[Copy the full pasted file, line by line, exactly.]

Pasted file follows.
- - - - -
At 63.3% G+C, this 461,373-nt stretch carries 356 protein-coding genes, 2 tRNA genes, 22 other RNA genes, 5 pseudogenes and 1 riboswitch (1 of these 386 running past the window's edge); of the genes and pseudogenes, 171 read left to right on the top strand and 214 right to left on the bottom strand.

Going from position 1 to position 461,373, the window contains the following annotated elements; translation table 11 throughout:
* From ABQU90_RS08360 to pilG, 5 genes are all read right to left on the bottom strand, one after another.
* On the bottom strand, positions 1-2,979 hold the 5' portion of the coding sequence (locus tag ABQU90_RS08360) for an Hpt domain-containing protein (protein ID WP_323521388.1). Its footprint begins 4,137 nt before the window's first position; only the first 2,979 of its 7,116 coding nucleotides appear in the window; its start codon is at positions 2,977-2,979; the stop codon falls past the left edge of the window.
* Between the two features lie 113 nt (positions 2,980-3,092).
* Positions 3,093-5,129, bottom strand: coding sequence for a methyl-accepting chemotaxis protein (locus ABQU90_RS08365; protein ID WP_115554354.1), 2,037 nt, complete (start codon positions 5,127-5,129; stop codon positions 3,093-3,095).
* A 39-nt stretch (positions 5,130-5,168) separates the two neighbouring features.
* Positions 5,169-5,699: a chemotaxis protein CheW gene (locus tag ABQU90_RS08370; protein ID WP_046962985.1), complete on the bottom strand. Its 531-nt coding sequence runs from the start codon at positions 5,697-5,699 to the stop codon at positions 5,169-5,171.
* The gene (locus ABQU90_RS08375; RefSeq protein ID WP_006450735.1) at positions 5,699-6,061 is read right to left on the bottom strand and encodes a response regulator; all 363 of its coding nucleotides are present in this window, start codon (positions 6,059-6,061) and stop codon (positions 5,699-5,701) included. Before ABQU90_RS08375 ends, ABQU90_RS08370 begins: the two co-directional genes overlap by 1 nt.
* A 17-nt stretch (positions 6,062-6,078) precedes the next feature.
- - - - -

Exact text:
At 63.3% G+C, this 461,373-nt stretch carries 356 protein-coding genes, 2 tRNA genes, 22 other RNA genes, 5 pseudogenes and 1 riboswitch (1 of these 386 running past the window's edge); of the genes and pseudogenes, 171 read left to right on the top strand and 214 right to left on the bottom strand.

Going from position 1 to position 461,373, the window contains the following annotated elements; translation table 11 throughout:
* From ABQU90_RS08360 to pilG, 5 genes are all read right to left on the bottom strand, one after another.
* On the bottom strand, positions 1-2,979 hold the 5' portion of the coding sequence (locus tag ABQU90_RS08360) for an Hpt domain-containing protein (protein ID WP_323521388.1). Its footprint begins 4,137 nt before the window's first position; only the first 2,979 of its 7,116 coding nucleotides appear in the window; its start codon is at positions 2,977-2,979; the stop codon falls past the left edge of the window.
* Between the two features lie 113 nt (positions 2,980-3,092).
* Positions 3,093-5,129, bottom strand: coding sequence for a methyl-accepting chemotaxis protein (locus ABQU90_RS08365; protein ID WP_115554354.1), 2,037 nt, complete (start codon positions 5,127-5,129; stop codon positions 3,093-3,095).
* A 39-nt stretch (positions 5,130-5,168) separates the two neighbouring features.
* Positions 5,169-5,699: a chemotaxis protein CheW gene (locus tag ABQU90_RS08370; protein ID WP_046962985.1), complete on the bottom strand. Its 531-nt coding sequence runs from the start codon at positions 5,697-5,699 to the stop codon at positions 5,169-5,171.
* The gene (locus ABQU90_RS08375; RefSeq protein ID WP_006450735.1) at positions 5,699-6,061 is read right to left on the bottom strand and encodes a response regulator; all 363 of its coding nucleotides are present in this window, start codon (positions 6,059-6,061) and stop codon (positions 5,699-5,701) included. Before ABQU90_RS08375 ends, ABQU90_RS08370 begins: the two co-directional genes overlap by 1 nt.
* A 17-nt stretch (positions 6,062-6,078) precedes the next feature.